JUK Chancellor Kwasi Kwarteng has announced a permanent reduction in stamp duty for property purchases in England and Northern Ireland – a move that is part of a mini-budget that critics say will reward the wealthy more than low-income people.
Under the new system, in effect from Friday, the first £250,000 of a property’s value will be exempt from stamp duty. Buyers will pay 5% of the value of the house over £250,001, while the part between £925,001 and £1.5m will continue to be taxed at 10%. Any property worth more than this will be subject to stamp duty rates of 12%.
The threshold at which first-time buyers start paying stamp duty will increase from £300,000 to £425,000, and the maximum value of a property on which first-time buyers’ relief can be claimed will also increase, from £500 £000 to £625,000. .
Here, four people from different parts of the country explain how the changes could affect them.
The first buyer
Ellie Stevens, a local government grants manager, has delayed exchanging her first property purchase in hopes that a stamp duty reduction will be announced and will now save £5,000.
Stevens and her partner, a graphic designer, both 29, have been renting in Bristol for seven years and have been trying to buy a house for a year.
“This cut is really good news for us personally. It’s been a year of savings for me. But I think it will make it harder for people like us to buy a house long term. The real estate market here is already totally crazy. We made offers on 10 houses, always 10% above the asking price, and we only accepted two,” says Stevens. “For each property, there were at least 15 buyers interested.”
During the pandemic, house prices in Bristol have soared, in part, according to Stevens, due to Rishi Sunak’s temporary stamp duty furlough.
“We had to offer £50,000 more than the asking price to secure this place. I don’t think anyone in our chain will raise their prices as a result of these duty reductions, but if this offer had failed we would have been kicked out of Bristol and moved out of town, because of rising mortgage rates and the costs.
The growing family
For Chris, 36, an IT engineer at a trading company, the stamp duty reduction is “bittersweet”.
On the one hand, Kwasi Kwarteng’s announcement confirmed Chris’s decision to extend his two-bedroom house in Walthamstow, northeast London, which his two young boys have started to outgrow.
“My wife and I moved here with our sons six years ago, but it’s not big enough for us now,” he says. “We discussed an extension, but decided there was no reason to just move. So the idea was to explore that next year. We’ve had an assessment and it’s about as serious as it gets. But stamp duty reduction is another reason to move forward.
Chris says he’s not concerned about the potential for house prices to rise as a result of the cut. “No matter [price changes] arrives at a new house, will arrive at our house. We’re not first-time buyers, so I take the hot or cold market with a pinch of salt. »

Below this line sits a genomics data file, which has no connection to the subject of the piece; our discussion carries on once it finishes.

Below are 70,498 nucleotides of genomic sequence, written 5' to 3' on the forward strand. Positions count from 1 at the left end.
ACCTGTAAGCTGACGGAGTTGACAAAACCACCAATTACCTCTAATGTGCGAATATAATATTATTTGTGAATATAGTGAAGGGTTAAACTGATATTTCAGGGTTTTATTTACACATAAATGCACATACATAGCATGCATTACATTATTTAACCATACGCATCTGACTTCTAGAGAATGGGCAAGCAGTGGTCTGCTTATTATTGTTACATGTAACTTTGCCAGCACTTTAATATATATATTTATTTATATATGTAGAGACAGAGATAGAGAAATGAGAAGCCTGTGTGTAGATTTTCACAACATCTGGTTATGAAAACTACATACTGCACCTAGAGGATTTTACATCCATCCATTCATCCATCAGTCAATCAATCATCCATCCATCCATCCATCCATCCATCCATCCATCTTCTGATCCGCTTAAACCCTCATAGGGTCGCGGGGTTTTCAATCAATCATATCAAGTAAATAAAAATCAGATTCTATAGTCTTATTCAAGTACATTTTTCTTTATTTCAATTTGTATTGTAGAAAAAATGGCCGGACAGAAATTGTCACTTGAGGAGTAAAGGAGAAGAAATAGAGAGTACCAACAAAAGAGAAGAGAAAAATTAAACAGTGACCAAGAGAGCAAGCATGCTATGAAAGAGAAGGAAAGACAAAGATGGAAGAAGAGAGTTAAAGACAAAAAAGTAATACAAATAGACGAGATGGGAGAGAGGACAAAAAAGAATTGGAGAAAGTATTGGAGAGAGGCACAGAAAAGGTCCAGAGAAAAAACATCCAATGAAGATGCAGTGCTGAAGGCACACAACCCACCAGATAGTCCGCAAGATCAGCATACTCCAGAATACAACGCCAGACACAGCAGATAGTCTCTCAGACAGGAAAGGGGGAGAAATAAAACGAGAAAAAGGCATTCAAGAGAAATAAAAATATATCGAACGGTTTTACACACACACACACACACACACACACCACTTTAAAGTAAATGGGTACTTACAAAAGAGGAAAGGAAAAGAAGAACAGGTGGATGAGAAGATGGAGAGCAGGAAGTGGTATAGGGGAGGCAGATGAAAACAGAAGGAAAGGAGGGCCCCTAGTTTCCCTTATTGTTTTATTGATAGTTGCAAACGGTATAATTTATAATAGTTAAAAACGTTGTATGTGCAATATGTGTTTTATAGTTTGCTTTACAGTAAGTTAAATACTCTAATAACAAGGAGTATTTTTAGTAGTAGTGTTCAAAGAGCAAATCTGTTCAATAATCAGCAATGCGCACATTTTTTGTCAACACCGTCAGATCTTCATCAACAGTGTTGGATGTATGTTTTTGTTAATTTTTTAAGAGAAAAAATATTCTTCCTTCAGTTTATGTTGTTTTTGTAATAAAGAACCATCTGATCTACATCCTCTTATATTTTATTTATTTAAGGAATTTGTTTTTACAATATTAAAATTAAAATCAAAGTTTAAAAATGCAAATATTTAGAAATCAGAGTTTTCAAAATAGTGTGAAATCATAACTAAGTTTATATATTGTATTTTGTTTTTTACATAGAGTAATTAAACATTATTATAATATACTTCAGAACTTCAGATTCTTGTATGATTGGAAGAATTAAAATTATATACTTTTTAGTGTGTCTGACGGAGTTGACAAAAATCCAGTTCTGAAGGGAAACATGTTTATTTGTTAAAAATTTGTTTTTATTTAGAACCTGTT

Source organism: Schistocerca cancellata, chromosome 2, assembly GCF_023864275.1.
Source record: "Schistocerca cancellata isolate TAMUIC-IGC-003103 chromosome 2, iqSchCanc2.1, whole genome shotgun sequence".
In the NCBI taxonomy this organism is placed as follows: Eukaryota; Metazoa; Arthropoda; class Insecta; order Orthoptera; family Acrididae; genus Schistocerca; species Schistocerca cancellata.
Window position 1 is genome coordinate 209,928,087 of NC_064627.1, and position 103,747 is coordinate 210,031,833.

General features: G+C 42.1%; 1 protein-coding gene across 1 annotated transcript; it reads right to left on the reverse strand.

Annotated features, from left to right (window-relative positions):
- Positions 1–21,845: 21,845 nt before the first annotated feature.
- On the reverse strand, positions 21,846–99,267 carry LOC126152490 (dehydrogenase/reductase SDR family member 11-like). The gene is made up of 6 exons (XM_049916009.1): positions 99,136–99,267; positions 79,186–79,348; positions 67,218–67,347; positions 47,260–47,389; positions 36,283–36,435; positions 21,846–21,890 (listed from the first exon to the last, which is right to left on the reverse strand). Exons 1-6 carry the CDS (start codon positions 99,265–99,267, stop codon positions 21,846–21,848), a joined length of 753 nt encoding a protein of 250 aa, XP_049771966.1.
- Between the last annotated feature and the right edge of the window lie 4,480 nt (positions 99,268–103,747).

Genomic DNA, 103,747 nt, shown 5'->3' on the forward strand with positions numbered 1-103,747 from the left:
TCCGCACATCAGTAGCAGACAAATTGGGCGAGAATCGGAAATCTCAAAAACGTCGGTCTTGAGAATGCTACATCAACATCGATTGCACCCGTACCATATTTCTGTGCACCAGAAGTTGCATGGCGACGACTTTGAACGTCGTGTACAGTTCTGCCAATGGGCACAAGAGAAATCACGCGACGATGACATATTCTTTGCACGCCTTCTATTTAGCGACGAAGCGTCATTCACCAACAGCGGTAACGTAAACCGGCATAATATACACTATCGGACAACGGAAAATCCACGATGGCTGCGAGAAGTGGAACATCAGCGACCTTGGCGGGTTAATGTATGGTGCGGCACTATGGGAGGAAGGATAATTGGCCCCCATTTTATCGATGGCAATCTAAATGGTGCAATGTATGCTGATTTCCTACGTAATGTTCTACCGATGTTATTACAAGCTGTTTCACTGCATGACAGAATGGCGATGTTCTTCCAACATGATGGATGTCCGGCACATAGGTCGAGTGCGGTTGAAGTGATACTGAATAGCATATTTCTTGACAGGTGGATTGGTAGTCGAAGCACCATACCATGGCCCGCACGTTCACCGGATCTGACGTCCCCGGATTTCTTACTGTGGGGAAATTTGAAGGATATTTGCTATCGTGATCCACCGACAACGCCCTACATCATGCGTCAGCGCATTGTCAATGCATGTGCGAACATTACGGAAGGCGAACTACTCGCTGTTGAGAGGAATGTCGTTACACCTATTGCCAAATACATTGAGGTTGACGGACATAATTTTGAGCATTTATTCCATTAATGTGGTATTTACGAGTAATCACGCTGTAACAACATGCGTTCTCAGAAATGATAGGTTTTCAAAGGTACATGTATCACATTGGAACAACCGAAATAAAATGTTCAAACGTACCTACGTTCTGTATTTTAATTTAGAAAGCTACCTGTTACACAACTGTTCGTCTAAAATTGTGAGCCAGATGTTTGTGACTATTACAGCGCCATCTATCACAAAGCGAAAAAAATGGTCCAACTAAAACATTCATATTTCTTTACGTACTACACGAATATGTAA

However, Chris has reservations about the government’s broader economic plan. “Although [the stamp duty cut] will benefit me, I kind of share the concerns that we as a country are borrowing a lot of money. But I guess I just have to do what we have to do as a family.
The second home buyer
Rajinder Singh, 34, a mortgage broker from Coventry, bought his first home 14 years ago and is looking to buy a second, larger property to move into with his wife and children. He calculated he would save £2,500 and sees the stamp duty reduction as “a bright spot”, although he had hoped for something more similar to Rishi Sunak’s stamp duty holiday in July 2020.
“I will see a slight reduction in my stamp duty, but not as much as I hoped maybe based on what happened just after the first lockdown. As part of the changes, the previous chancellor implemented I would have saved a lot more, which is why I think these reductions are geared more towards first-time buyers.
“I’m lucky in the sense that I don’t have to sell my property – it will be rented out via a let-to-buy mortgage. I can buy the next one using part of the capital of the one I have.
Singh does not believe house prices will rise after the stamp duty cut the same way they did in 2020, despite recent warnings from analysts. “This stamp duty reduction came at a time when we were just coming out of lockdown, when there was a lot of frustration building up and people had saved money. It was just the perfect cocktail for there to be a massive increase in real estate prices. I don’t think it’s going to have the same effect.
Robert Hughes, a retired civil servant, has been trying to sell his house in Lincolnshire for some time and hopes stamp duty cuts will help revive a sluggish housing market in his area.
“Our house has been on the market for a few weeks, we lost a buyer as the chain collapsed. We would like to be closer to our children. Judging from sites such as Rightmove, it is clear that fewer properties are coming to market in this area and properties are sitting unsold for much longer. Many sellers have recently slashed prices here as higher interest rates and rising inflation dampen the desire for major individual investments.
“I think today’s stamp duty cuts are about right and will stimulate the housing market while other pressures such as interest rates and inflation would dampen the rise in housing prices. real estate – although in the long term, real estate prices may well rise because of this decline. It’s a bit of a crystal ball situation. It’s also true that many people can now spend the savings to improve their housing, which stimulates the economy. Overall, I think this is a good thing that will provide a much needed short-term economic boost.